Wednesday February 7th, 2001
McLaren boss Ron Dennis has accused Ferrari of hypocrisy at claims that Ferrari are fully supporting the freeing of electronic systems in Formula One, which will see the return of traction control.
These changes are expected to take place at the Spanish Grand Prix, the fifth round of the season, but could have been introduced at the start of the season, had it not been blocked by Ferrari and teams linked with them at the meeting, despite Ferrari saying earlier that they agreed to the changes.
Teams want the return of traction control after last year the FIA confirmed suspicions that at least one team had used a form of traction control in recent seasons.
"Adopting increased electronic freedom will eliminate the suspicions that some teams had over the performance of others," said Dennis.
"We have been pushing for the re-introduction of traction control for years.
"Only one team prevented it being introduced at the beginning of the season."
Dennis said that Ferrari were "a bit hypocritical" since the other teams wanted the system back from the start of the season.
"It is to be hoped that the FIA (International Automobile Federation) will be very vigilant in those first races because they could determine the outcome of the world championship.
"It is in everybody's interest that we have a very clean and uncontentious first three grands prix."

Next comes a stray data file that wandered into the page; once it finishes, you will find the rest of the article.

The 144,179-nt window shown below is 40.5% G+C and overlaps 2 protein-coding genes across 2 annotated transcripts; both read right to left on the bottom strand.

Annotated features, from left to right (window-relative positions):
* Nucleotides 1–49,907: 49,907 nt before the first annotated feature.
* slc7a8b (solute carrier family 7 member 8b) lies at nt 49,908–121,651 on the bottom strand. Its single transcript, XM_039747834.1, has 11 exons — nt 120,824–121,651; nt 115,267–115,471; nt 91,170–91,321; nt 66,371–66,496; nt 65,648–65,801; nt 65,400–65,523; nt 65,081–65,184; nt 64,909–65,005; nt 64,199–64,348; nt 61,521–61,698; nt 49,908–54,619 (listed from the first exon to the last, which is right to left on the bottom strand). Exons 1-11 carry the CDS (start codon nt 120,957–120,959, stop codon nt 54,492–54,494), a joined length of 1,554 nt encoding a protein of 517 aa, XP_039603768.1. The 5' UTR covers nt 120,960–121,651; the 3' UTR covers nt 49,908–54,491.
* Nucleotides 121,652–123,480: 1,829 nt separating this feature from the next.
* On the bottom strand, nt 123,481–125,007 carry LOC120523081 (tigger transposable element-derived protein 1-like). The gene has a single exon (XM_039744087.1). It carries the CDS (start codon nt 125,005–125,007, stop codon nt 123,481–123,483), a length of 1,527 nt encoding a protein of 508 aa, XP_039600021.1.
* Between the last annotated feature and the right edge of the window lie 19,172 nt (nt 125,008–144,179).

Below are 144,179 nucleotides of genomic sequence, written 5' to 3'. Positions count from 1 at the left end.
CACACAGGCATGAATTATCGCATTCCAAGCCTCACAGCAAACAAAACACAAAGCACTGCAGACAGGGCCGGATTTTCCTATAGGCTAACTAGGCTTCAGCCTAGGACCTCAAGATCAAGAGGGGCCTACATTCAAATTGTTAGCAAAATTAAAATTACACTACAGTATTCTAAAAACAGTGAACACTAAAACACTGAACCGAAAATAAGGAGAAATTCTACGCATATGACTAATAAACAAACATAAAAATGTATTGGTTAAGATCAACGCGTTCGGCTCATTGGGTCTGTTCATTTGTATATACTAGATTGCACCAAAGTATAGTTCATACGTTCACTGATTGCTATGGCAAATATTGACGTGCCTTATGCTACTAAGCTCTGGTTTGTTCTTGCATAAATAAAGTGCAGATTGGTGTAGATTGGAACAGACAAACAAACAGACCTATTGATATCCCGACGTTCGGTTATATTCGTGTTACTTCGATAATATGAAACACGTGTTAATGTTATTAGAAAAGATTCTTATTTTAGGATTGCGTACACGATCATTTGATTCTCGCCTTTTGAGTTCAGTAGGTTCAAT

"The only problem is (concerning) the first grands prix -- how extensive is the checking going to be and how much risk are people going to take with regards to interpreting the regulations within that period?" asked Dennis.
"I think we are going to have some very contentious post-race scrutineering. It's inevitable but it's not a concern if we're not involved.
"I personally think it would be better if we had started and stayed with one rule or another," he said.
Dennis said he did not think Formula One would be any less spectacular or the drivers' performances evened out by the adoption of traction control.
"In the end the quickest drivers are still going to be quick and I think it's great to eliminate the suspicion and concern that we've had."
Williams technical director Patrick Head and Michelin motorsport boss Pierre Dupasquier have recently aired concern about tyre wear.
Michelin are returning to the sport and are concerned that the lack of clear rules on excessive tyre wear could lead to the mandatory grooved tyres being worn smooth and then ruled illegal after the finish.
"I share the views of several engineers, (McLaren's) Adrian (Newey) and Patrick Head and others, that we are potentially going to have a conflict over the condition of tyres," said Dennis.
"We would all like a little more clarity on that."
He said Melbourne, which hosts the first race on March 4, was a circuit that was used just once a year and could raise an immediate problem.
"I think the tyre wear there is going to be difficult to predict," he warned.
"If you go conservative then you're going to be slow. If you go racy on tyre choice then you're going to stand the chance of having tyres that are marginal."